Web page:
"We apologise to all those whose Olympic dreams were shattered in 2008, not because they stepped back from the challenge but because - like Felicity Galvez, like David Maitre, like so many others who finished third at their domestic trials around the world - they were often beaten by swimmers whose potential and performance had been totally transformed by a suit. We, the guardians of the sport have understood the issue and will right the wrong because we are committed to having a non-equipment based sport."
It is not only time for the spin to end but time for the guardians of the sport to claim back the confidence that has been lost in them. By September, 2009, the current FINA suit approvals regime is over, contractually and legally. As such, FINA need not rush to judgement on phase II of the solution to the suit crisis in the next few weeks, but it should try to do all it can to ensure that the worst aspects of the sport are cut out in time to save Rome from being labelled Rijeka.
We hear that some would like to tell suit makers this spring what 2010 will hold. It may well be impossible for Prof Manson to have spoken to all those he needs to speak to in time to deliver a final framework by March 12-24 (or sooner - someone has to type it all up and print it out...). It should suffice to tell suit makers: prepare for a very different world. Prepare for a world in which we will not tolerate you telling the consumer that your suit will enhance performance by "3%", "5%", reduce drag by "40%", provide "X% better lift" etc etc. We will not tolerate that for two reasons: some of the claims are false, and those that are true are unacceptable in our sport.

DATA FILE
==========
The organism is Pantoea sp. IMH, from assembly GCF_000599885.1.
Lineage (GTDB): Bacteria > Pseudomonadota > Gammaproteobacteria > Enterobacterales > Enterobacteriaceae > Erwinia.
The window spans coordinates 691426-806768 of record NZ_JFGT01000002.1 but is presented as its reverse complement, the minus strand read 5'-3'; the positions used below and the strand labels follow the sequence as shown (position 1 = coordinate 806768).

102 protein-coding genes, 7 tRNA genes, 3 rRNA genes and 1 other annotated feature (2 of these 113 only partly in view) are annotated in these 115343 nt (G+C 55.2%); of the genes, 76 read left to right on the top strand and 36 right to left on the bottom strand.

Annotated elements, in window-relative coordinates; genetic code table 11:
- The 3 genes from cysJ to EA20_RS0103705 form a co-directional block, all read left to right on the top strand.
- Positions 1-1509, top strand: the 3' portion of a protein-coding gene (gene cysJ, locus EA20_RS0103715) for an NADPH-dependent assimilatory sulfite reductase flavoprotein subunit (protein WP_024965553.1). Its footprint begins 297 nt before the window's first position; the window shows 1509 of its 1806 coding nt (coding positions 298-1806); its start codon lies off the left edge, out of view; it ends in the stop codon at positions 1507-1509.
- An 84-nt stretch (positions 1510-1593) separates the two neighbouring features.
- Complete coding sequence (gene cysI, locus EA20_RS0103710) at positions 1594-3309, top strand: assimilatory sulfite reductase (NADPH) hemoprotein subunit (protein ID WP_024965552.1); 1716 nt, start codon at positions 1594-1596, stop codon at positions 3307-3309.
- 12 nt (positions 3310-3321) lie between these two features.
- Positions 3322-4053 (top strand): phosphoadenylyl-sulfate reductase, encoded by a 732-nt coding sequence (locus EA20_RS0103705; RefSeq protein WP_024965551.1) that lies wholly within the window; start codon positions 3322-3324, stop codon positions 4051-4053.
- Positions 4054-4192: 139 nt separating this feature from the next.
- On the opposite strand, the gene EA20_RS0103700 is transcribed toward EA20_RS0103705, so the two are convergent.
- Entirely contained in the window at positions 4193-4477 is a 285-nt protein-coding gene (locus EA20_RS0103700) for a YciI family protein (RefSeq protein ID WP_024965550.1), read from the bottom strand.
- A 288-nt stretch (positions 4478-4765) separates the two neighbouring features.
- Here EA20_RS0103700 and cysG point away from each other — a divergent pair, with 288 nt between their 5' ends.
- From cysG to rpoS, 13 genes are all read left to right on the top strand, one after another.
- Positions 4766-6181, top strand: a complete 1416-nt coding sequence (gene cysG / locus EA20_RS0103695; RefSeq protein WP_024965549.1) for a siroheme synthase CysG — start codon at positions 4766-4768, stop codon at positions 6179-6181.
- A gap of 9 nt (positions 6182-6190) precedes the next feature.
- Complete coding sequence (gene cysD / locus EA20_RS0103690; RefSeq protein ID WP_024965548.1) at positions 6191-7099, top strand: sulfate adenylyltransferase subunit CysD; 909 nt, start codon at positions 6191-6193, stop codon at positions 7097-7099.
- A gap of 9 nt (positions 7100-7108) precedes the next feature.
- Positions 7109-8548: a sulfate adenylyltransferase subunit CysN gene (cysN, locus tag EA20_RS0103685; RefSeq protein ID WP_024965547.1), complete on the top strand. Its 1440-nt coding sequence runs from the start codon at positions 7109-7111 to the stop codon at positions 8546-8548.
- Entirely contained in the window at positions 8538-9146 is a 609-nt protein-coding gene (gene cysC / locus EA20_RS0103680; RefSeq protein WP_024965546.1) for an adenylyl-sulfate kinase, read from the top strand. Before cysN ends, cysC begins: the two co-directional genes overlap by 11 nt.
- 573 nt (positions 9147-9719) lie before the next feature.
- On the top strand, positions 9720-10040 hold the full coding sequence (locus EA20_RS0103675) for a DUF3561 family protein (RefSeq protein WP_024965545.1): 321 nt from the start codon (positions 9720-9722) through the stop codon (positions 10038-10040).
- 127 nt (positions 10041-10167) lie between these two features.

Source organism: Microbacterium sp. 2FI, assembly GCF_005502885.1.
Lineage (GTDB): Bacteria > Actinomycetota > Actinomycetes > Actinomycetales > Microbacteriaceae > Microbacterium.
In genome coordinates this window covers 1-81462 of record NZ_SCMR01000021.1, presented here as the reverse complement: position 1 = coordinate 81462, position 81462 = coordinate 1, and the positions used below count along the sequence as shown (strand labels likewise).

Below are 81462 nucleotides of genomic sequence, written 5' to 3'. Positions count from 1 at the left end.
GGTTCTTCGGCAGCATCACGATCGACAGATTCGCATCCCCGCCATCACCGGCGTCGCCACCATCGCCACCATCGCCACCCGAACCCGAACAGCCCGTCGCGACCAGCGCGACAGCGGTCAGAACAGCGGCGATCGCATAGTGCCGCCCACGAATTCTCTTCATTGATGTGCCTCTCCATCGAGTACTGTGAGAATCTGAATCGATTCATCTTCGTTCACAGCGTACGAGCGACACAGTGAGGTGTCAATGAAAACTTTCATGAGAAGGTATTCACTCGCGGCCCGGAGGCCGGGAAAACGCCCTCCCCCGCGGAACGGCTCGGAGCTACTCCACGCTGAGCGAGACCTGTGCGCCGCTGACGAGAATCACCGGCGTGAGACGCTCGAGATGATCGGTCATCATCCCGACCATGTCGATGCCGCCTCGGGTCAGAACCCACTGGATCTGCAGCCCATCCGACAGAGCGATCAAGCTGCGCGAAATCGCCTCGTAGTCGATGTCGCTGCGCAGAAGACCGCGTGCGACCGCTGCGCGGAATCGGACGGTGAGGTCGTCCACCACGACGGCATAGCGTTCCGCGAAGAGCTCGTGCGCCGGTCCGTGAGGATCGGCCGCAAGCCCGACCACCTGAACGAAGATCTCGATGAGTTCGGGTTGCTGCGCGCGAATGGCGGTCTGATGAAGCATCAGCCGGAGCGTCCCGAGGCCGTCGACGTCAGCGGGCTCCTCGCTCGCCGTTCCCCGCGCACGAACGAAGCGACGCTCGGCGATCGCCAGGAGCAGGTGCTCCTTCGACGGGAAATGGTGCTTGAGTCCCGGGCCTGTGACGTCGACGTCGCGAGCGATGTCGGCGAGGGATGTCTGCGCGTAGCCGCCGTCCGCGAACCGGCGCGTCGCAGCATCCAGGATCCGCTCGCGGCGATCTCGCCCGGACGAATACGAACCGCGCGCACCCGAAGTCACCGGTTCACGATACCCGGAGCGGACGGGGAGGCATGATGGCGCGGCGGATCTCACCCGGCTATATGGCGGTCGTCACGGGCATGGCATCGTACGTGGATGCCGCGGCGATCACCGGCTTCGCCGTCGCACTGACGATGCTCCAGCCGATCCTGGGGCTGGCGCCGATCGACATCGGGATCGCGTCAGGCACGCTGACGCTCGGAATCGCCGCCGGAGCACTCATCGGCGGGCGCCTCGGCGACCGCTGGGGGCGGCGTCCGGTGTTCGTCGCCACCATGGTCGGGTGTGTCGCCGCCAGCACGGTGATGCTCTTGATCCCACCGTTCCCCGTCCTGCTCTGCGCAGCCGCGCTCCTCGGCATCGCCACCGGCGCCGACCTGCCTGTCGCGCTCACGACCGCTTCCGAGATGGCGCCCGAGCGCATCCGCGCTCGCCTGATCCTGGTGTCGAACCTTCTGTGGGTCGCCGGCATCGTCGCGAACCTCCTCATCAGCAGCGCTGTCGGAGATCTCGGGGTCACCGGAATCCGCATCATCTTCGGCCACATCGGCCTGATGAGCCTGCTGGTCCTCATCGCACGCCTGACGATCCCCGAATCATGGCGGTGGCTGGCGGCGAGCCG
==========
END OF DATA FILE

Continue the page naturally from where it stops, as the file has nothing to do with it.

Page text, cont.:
While an irrelevance to the work of Prof Manson and team, the independent process and eventual bureaucractic decisions take place against a backdrop of unseemly political manoeuvring, at world and continental levels. Promises are swaying like the ebb and flow of an ocean. Some effective promises have already been extended to suit makers who for a number of reasons - including financial prudence - do not want regime change by July. Thus the problem of 2008 will spill (as it already has - world records will not stop tumbling) into 2009 because politically, financially and legally, it has proved too hard a journey for a FINA weakened by its own decisions to get to where it surely now knows where it needs to be in 2010 at the latest. Whatever deals are done, whatever commitments are made, all of those involved need to know one thing: get the suits issue wrong and no promise will be worth its salt, for the very foundation on which FINA was built will crumble and many will be washed away.
We hope it need never come to that. FINA is doubtless on the right lines and ought to be supported in its efforts by all who value the integrity of the sport. Meantime, FINA need not worry about battles won or lost on the issue of suits: as the Bureau meet in March, they need to think only in terms of a whole sport being won or lost.
And on that note, I'm taking the week off. Hope all those not on Tom's cocktail have a good one and hope it is a particularly enlightening one for a scientist called Prof Jan-Anders Manson. The sport of swimming rests on the Manson measure.